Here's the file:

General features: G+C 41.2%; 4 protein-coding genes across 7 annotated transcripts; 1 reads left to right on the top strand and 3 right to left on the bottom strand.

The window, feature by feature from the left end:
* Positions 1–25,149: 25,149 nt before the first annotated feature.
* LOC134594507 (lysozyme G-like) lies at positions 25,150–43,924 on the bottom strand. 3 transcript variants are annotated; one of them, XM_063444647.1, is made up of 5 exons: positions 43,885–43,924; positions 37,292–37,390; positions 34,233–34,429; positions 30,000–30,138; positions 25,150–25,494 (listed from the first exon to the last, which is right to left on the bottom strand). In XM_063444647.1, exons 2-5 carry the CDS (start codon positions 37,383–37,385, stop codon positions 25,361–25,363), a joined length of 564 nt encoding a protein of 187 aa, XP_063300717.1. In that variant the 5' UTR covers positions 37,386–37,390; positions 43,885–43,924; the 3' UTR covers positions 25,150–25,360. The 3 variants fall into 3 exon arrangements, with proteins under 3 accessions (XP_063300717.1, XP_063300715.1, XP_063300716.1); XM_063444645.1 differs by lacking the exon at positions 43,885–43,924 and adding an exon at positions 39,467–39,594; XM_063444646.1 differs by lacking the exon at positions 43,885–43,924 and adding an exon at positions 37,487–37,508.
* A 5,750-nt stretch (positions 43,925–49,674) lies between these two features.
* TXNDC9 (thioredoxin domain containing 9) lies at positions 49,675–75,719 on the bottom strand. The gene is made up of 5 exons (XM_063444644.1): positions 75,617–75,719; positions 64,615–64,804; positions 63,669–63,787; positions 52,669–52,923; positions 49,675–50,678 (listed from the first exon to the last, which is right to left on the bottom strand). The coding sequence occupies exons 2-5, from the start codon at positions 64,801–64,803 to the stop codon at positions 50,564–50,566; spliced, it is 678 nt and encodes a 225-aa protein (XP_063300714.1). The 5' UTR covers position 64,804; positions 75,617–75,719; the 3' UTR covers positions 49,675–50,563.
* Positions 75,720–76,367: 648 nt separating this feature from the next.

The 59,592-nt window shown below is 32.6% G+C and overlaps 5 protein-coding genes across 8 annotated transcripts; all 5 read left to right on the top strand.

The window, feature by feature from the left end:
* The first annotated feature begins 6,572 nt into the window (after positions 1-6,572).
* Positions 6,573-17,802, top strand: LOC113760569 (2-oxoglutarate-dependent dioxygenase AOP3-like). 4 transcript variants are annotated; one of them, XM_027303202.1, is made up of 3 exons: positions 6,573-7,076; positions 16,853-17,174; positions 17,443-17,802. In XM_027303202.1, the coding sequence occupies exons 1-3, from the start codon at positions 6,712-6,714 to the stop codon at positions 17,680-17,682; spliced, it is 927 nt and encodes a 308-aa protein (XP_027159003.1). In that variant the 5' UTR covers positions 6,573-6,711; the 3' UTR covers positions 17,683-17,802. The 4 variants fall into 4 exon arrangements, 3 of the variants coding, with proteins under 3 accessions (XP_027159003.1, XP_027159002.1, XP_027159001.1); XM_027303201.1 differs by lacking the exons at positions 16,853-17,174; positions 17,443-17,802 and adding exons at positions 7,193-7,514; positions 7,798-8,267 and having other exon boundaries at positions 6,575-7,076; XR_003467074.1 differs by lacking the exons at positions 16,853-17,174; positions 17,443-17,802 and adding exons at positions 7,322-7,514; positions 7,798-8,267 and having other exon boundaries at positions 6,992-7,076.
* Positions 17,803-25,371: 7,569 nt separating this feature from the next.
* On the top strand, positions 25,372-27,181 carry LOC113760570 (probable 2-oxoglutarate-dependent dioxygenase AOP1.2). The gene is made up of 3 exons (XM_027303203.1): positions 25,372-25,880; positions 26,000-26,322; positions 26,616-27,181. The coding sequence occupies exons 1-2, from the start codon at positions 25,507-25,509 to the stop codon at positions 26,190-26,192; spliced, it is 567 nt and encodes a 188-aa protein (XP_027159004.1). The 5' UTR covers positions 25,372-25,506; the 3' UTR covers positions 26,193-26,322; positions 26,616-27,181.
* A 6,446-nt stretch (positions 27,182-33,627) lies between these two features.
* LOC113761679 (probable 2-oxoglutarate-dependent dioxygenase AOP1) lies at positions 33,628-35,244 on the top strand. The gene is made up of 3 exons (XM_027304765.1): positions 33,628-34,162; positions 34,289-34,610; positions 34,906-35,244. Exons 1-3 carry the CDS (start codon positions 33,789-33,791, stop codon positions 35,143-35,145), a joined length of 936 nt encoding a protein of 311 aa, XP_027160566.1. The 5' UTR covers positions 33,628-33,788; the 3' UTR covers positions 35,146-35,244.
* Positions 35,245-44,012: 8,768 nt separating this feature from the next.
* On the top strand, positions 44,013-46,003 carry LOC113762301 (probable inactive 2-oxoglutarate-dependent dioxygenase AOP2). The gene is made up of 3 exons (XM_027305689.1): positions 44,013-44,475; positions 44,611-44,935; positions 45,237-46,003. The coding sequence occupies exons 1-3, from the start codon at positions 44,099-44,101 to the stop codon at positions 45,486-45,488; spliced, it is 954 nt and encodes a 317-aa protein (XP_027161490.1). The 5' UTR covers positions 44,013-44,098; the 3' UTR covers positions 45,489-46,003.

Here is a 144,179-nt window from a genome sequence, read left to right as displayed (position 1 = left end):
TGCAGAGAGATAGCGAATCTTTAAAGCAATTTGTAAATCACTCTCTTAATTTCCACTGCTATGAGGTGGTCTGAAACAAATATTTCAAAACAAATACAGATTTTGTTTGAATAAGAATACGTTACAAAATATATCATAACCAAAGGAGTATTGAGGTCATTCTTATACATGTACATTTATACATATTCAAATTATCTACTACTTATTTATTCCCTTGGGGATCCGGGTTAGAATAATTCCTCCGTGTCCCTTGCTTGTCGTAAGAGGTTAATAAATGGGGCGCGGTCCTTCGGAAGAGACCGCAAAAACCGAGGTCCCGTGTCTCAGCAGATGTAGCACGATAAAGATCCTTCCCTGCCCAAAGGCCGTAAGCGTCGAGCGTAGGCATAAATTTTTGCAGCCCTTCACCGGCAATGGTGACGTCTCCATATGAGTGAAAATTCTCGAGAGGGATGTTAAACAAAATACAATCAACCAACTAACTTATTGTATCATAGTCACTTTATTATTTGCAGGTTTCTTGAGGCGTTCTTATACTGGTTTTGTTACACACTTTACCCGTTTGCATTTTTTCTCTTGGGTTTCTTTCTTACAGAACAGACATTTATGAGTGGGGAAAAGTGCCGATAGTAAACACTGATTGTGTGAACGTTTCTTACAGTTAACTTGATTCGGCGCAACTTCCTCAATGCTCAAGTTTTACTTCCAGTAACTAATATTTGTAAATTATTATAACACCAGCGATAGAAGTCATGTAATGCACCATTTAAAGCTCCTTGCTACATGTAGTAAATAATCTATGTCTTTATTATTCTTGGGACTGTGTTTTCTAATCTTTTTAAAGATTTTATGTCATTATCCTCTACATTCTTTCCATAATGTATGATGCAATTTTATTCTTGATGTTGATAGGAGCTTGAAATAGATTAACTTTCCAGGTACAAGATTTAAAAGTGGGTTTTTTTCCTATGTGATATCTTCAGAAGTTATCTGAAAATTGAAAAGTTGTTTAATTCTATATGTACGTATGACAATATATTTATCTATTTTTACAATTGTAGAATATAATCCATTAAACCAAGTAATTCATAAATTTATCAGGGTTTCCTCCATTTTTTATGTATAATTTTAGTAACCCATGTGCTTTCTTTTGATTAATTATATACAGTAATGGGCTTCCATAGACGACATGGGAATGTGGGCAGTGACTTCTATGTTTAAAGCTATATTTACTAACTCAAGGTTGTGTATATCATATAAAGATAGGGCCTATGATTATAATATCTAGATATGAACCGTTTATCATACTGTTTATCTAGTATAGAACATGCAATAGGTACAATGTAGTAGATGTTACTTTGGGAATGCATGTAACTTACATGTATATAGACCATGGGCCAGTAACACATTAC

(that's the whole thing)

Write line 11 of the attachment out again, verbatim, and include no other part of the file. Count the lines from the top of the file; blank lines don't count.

* Positions 6,573-17,802, top strand: LOC113760569 (2-oxoglutarate-dependent dioxygenase AOP3-like). 4 transcript variants are annotated; one of them, XM_027303202.1, is made up of 3 exons: positions 6,573-7,076; positions 16,853-17,174; positions 17,443-17,802. In XM_027303202.1, the coding sequence occupies exons 1-3, from the start codon at positions 6,712-6,714 to the stop codon at positions 17,680-17,682; spliced, it is 927 nt and encodes a 308-aa protein (XP_027159003.1). In that variant the 5' UTR covers positions 6,573-6,711; the 3' UTR covers positions 17,683-17,802. The 4 variants fall into 4 exon arrangements, 3 of the variants coding, with proteins under 3 accessions (XP_027159003.1, XP_027159002.1, XP_027159001.1); XM_027303201.1 differs by lacking the exons at positions 16,853-17,174; positions 17,443-17,802 and adding exons at positions 7,193-7,514; positions 7,798-8,267 and having other exon boundaries at positions 6,575-7,076; XR_003467074.1 differs by lacking the exons at positions 16,853-17,174; positions 17,443-17,802 and adding exons at positions 7,322-7,514; positions 7,798-8,267 and having other exon boundaries at positions 6,992-7,076.